Facts about Employee Free Choice Act

Posted Dec. 08, 2008, at 7:07 p.m.

Lately on TV there has been another flurry of ads by a group called “Americans for Job Security.” AJS claims to be concerned that employees are going to lose the right to secret ballot elections during union certification elections if the Employee Free Choice Act, or EFCA, is passed.

AJS was founded by the Chamber of Commerce and its membership consists of individuals and businesses opposed to labor unions. It’s difficult to believe that they are particularly concerned about the prospect of employees not having a secret ballot during union certification elections. Public Citizen (www.citizen.org), says of AJS: “Americans for Job Security is a sham front group that would be better called Corporations Influencing Elections. This group is masquerading as a nonprofit to conceal its funders and the scope of its electioneering activities.”

AJS claims that if the EFCA were passed, employees no longer would be able to vote by secret ballot during certification elections and would be allowed to vote only by authorization cards, a card check process. AJS claims that the employees would be subject to coercion and intimidation by union representatives during the pro-cess. As with most political ads, AJS takes a little fact and stretches it way out of proportion.

In fact, under the present system, employees already use a card check system during certification elections. If more than 50 percent of the employees indicate that they want to be represented by the union, the National Labor Relations Board, or NLRB, can certify that the union is the representative. The employer can challenge the certification if they allege improprieties during the election, and the NLRB then will order a secret ballot election. If during the card check process, more than 30 percent of the employees indicate they want the union to represent them, the NLRB will order a secret ballot election.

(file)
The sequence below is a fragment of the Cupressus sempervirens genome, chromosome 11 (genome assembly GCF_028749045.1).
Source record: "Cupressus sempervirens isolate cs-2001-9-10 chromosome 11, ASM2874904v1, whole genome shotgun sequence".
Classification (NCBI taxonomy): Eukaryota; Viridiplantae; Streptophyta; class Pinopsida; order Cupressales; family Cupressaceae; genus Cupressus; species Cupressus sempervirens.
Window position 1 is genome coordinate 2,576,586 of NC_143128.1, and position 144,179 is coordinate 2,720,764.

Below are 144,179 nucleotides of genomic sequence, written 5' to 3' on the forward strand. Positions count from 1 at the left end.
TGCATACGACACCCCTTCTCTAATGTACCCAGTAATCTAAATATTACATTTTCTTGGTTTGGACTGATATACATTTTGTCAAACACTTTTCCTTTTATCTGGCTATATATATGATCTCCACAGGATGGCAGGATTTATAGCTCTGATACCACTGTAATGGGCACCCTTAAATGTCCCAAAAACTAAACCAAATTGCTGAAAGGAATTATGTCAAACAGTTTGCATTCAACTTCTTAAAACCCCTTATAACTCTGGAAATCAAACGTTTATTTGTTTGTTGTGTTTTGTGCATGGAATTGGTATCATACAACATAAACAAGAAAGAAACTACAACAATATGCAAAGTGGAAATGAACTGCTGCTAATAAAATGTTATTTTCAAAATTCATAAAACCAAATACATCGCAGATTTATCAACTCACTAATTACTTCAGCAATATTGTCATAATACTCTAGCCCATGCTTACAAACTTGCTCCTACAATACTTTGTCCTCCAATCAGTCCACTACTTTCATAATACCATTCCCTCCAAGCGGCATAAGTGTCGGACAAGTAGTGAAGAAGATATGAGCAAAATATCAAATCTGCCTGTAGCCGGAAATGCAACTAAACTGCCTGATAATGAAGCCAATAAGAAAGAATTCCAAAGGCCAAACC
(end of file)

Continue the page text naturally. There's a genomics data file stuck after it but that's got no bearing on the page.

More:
If the EFCA is passed, the NLRB will certify the union if more than 50 percent of the employees indicate during the card check process that they want the union to represent them. Under EFCA the employer wouldn’t be able to request a secret ballot election unless fewer than 50 percent of the employees voted in favor of the union or unless illegal coercion was alleged.

If employers believe that the union has committed “unfair labor practices,” such as coercion or intimidation of employees during the election, they can request that the NLRB investigate. The reverse is true if the union believes the employer is guilty of such violations.

There are several other provisions of the EFCA that are far more likely to trouble AJS, the Chamber of Commerce and the business community. Employers now are far more likely to intimidate and coerce employees than are the unions. Employers almost always demand secret elections and then use the election period to intimi-date and threaten employees. A substantial number of employees are fired every year for legitimate union activities. Under the EFCA the penalties for such activities would be substantially increased.

When a union is certified, the employer often refuses to bargain or to even recognize the union. Under the EFCA the union could demand that bargaining on a contract begin 10 days after the union is certified. If the parties can’t reach an agreement on a contract within 90 days, either party can request mediation by a third party. If they’re unable to reach agreement after 30 days of mediation, the NLRB can order a settlement by arbitration.

Basically, what it boils down to is that if the Employee Free Choice Act is passed it will give more protection to employees who wish to be represented by a union. It will cut back on coercion and intimidation by employers. The card check issue is merely being used by employers to deflect attention from the parts of the EFCA that they really oppose — mandatory bargaining, mediation and arbitration.

John H. Frecker of Baileyville is a retired Border Patrol agent, and for almost 40 years has been a member and officer of the National Border Patrol Council, part of the American Federation of Government Employees, the union that represents Border Patrol agents.

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